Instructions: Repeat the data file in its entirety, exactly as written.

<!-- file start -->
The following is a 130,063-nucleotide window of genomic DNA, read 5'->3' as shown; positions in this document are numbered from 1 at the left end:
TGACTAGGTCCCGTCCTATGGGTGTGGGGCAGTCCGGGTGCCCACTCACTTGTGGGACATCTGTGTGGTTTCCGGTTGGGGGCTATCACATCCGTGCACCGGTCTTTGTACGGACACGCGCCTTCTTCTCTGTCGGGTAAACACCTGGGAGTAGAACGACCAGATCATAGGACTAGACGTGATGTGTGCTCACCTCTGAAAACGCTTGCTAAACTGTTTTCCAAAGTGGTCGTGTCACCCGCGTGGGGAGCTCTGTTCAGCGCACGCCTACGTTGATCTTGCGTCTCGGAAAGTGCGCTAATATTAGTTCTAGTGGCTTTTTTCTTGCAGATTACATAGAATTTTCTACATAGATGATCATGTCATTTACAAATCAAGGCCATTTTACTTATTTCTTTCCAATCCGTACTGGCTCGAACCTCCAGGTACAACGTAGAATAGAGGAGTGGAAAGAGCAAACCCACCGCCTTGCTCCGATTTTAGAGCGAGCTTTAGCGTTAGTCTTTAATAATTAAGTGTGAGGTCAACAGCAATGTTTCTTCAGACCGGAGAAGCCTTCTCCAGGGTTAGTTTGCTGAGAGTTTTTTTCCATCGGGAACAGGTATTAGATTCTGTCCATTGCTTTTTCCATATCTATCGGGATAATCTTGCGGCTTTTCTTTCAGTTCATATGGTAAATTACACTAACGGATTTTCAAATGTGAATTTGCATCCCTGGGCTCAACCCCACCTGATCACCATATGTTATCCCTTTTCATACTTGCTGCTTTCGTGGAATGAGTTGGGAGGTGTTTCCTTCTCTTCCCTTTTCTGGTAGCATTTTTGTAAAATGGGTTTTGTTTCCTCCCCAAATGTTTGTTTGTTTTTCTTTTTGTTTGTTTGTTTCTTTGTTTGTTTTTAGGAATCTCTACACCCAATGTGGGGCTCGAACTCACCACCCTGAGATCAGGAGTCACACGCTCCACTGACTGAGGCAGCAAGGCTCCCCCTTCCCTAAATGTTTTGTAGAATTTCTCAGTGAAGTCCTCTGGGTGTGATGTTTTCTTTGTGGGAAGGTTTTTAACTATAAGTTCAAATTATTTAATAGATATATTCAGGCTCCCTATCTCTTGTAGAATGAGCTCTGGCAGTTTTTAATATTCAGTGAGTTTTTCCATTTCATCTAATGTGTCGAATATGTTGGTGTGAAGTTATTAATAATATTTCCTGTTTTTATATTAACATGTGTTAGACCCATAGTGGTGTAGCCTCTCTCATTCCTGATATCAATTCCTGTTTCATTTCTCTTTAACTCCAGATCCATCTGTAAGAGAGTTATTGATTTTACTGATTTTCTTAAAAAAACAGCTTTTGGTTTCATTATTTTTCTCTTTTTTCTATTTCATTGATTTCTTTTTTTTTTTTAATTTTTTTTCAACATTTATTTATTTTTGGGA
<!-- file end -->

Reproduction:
The following is a 130,063-nucleotide window of genomic DNA, read 5'->3' as shown; positions in this document are numbered from 1 at the left end:
TGACTAGGTCCCGTCCTATGGGTGTGGGGCAGTCCGGGTGCCCACTCACTTGTGGGACATCTGTGTGGTTTCCGGTTGGGGGCTATCACATCCGTGCACCGGTCTTTGTACGGACACGCGCCTTCTTCTCTGTCGGGTAAACACCTGGGAGTAGAACGACCAGATCATAGGACTAGACGTGATGTGTGCTCACCTCTGAAAACGCTTGCTAAACTGTTTTCCAAAGTGGTCGTGTCACCCGCGTGGGGAGCTCTGTTCAGCGCACGCCTACGTTGATCTTGCGTCTCGGAAAGTGCGCTAATATTAGTTCTAGTGGCTTTTTTCTTGCAGATTACATAGAATTTTCTACATAGATGATCATGTCATTTACAAATCAAGGCCATTTTACTTATTTCTTTCCAATCCGTACTGGCTCGAACCTCCAGGTACAACGTAGAATAGAGGAGTGGAAAGAGCAAACCCACCGCCTTGCTCCGATTTTAGAGCGAGCTTTAGCGTTAGTCTTTAATAATTAAGTGTGAGGTCAACAGCAATGTTTCTTCAGACCGGAGAAGCCTTCTCCAGGGTTAGTTTGCTGAGAGTTTTTTTCCATCGGGAACAGGTATTAGATTCTGTCCATTGCTTTTTCCATATCTATCGGGATAATCTTGCGGCTTTTCTTTCAGTTCATATGGTAAATTACACTAACGGATTTTCAAATGTGAATTTGCATCCCTGGGCTCAACCCCACCTGATCACCATATGTTATCCCTTTTCATACTTGCTGCTTTCGTGGAATGAGTTGGGAGGTGTTTCCTTCTCTTCCCTTTTCTGGTAGCATTTTTGTAAAATGGGTTTTGTTTCCTCCCCAAATGTTTGTTTGTTTTTCTTTTTGTTTGTTTGTTTCTTTGTTTGTTTTTAGGAATCTCTACACCCAATGTGGGGCTCGAACTCACCACCCTGAGATCAGGAGTCACACGCTCCACTGACTGAGGCAGCAAGGCTCCCCCTTCCCTAAATGTTTTGTAGAATTTCTCAGTGAAGTCCTCTGGGTGTGATGTTTTCTTTGTGGGAAGGTTTTTAACTATAAGTTCAAATTATTTAATAGATATATTCAGGCTCCCTATCTCTTGTAGAATGAGCTCTGGCAGTTTTTAATATTCAGTGAGTTTTTCCATTTCATCTAATGTGTCGAATATGTTGGTGTGAAGTTATTAATAATATTTCCTGTTTTTATATTAACATGTGTTAGACCCATAGTGGTGTAGCCTCTCTCATTCCTGATATCAATTCCTGTTTCATTTCTCTTTAACTCCAGATCCATCTGTAAGAGAGTTATTGATTTTACTGATTTTCTTAAAAAAACAGCTTTTGGTTTCATTATTTTTCTCTTTTTTCTATTTCATTGATTTCTTTTTTTTTTTTAATTTTTTTTCAACATTTATTTATTTTTGGGA